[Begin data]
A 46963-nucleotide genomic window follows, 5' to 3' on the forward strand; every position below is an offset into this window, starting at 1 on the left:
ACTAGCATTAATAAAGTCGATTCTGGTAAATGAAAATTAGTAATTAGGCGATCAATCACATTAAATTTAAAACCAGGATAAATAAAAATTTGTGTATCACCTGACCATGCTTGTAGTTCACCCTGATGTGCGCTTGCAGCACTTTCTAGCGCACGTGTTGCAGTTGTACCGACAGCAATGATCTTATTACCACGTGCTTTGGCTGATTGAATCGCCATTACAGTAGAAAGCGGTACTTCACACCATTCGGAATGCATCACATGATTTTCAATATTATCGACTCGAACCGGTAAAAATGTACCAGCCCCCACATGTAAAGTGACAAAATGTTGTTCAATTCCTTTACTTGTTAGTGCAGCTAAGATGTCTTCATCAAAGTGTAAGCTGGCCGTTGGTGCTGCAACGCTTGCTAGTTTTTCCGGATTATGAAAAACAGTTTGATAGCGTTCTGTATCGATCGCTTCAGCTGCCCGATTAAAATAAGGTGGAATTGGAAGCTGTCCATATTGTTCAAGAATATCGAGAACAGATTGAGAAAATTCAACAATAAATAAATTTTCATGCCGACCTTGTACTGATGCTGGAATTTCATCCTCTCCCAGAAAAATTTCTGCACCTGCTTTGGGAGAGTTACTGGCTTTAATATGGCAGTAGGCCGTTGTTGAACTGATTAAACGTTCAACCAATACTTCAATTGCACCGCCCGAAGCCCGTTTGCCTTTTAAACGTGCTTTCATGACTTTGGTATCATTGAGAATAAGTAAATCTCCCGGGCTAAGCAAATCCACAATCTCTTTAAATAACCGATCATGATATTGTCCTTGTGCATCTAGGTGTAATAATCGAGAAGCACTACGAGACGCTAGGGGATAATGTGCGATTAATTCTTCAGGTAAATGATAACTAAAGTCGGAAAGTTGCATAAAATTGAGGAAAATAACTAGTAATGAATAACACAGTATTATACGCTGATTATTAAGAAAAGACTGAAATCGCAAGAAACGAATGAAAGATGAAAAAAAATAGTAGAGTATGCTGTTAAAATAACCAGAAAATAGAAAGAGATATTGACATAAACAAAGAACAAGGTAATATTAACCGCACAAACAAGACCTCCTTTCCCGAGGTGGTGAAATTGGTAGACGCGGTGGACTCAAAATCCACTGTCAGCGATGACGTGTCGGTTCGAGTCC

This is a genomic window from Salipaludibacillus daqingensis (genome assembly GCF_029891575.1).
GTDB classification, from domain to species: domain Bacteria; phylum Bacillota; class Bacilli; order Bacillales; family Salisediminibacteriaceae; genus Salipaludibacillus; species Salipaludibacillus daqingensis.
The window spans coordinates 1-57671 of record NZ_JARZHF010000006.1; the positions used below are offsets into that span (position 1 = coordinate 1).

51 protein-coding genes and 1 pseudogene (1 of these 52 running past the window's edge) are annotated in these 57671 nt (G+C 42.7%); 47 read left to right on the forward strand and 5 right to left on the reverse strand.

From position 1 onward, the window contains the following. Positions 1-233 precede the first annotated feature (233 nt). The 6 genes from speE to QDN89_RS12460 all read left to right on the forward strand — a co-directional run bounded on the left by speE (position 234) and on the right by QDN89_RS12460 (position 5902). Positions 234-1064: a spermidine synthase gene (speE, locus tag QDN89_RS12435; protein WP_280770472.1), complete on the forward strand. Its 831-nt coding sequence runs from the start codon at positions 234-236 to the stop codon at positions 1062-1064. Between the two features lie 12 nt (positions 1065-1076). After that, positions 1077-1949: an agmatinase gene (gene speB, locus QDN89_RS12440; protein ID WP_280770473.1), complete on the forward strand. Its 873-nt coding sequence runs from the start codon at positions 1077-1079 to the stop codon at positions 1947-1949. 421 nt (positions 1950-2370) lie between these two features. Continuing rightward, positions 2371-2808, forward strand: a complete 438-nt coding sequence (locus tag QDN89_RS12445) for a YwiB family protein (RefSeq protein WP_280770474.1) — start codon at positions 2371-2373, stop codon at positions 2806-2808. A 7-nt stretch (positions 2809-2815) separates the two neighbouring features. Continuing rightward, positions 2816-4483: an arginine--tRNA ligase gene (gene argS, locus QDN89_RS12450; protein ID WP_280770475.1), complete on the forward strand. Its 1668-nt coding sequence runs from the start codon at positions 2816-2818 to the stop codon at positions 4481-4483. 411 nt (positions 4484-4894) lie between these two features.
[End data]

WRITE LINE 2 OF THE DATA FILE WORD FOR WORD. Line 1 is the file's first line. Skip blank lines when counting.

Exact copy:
ACTAGCATTAATAAAGTCGATTCTGGTAAATGAAAATTAGTAATTAGGCGATCAATCACATTAAATTTAAAACCAGGATAAATAAAAATTTGTGTATCACCTGACCATGCTTGTAGTTCACCCTGATGTGCGCTTGCAGCACTTTCTAGCGCACGTGTTGCAGTTGTACCGACAGCAATGATCTTATTACCACGTGCTTTGGCTGATTGAATCGCCATTACAGTAGAAAGCGGTACTTCACACCATTCGGAATGCATCACATGATTTTCAATATTATCGACTCGAACCGGTAAAAATGTACCAGCCCCCACATGTAAAGTGACAAAATGTTGTTCAATTCCTTTACTTGTTAGTGCAGCTAAGATGTCTTCATCAAAGTGTAAGCTGGCCGTTGGTGCTGCAACGCTTGCTAGTTTTTCCGGATTATGAAAAACAGTTTGATAGCGTTCTGTATCGATCGCTTCAGCTGCCCGATTAAAATAAGGTGGAATTGGAAGCTGTCCATATTGTTCAAGAATATCGAGAACAGATTGAGAAAATTCAACAATAAATAAATTTTCATGCCGACCTTGTACTGATGCTGGAATTTCATCCTCTCCCAGAAAAATTTCTGCACCTGCTTTGGGAGAGTTACTGGCTTTAATATGGCAGTAGGCCGTTGTTGAACTGATTAAACGTTCAACCAATACTTCAATTGCACCGCCCGAAGCCCGTTTGCCTTTTAAACGTGCTTTCATGACTTTGGTATCATTGAGAATAAGTAAATCTCCCGGGCTAAGCAAATCCACAATCTCTTTAAATAACCGATCATGATATTGTCCTTGTGCATCTAGGTGTAATAATCGAGAAGCACTACGAGACGCTAGGGGATAATGTGCGATTAATTCTTCAGGTAAATGATAACTAAAGTCGGAAAGTTGCATAAAATTGAGGAAAATAACTAGTAATGAATAACACAGTATTATACGCTGATTATTAAGAAAAGACTGAAATCGCAAGAAACGAATGAAAGATGAAAAAAAATAGTAGAGTATGCTGTTAAAATAACCAGAAAATAGAAAGAGATATTGACATAAACAAAGAACAAGGTAATATTAACCGCACAAACAAGACCTCCTTTCCCGAGGTGGTGAAATTGGTAGACGCGGTGGACTCAAAATCCACTGTCAGCGATGACGTGTCGGTTCGAGTCC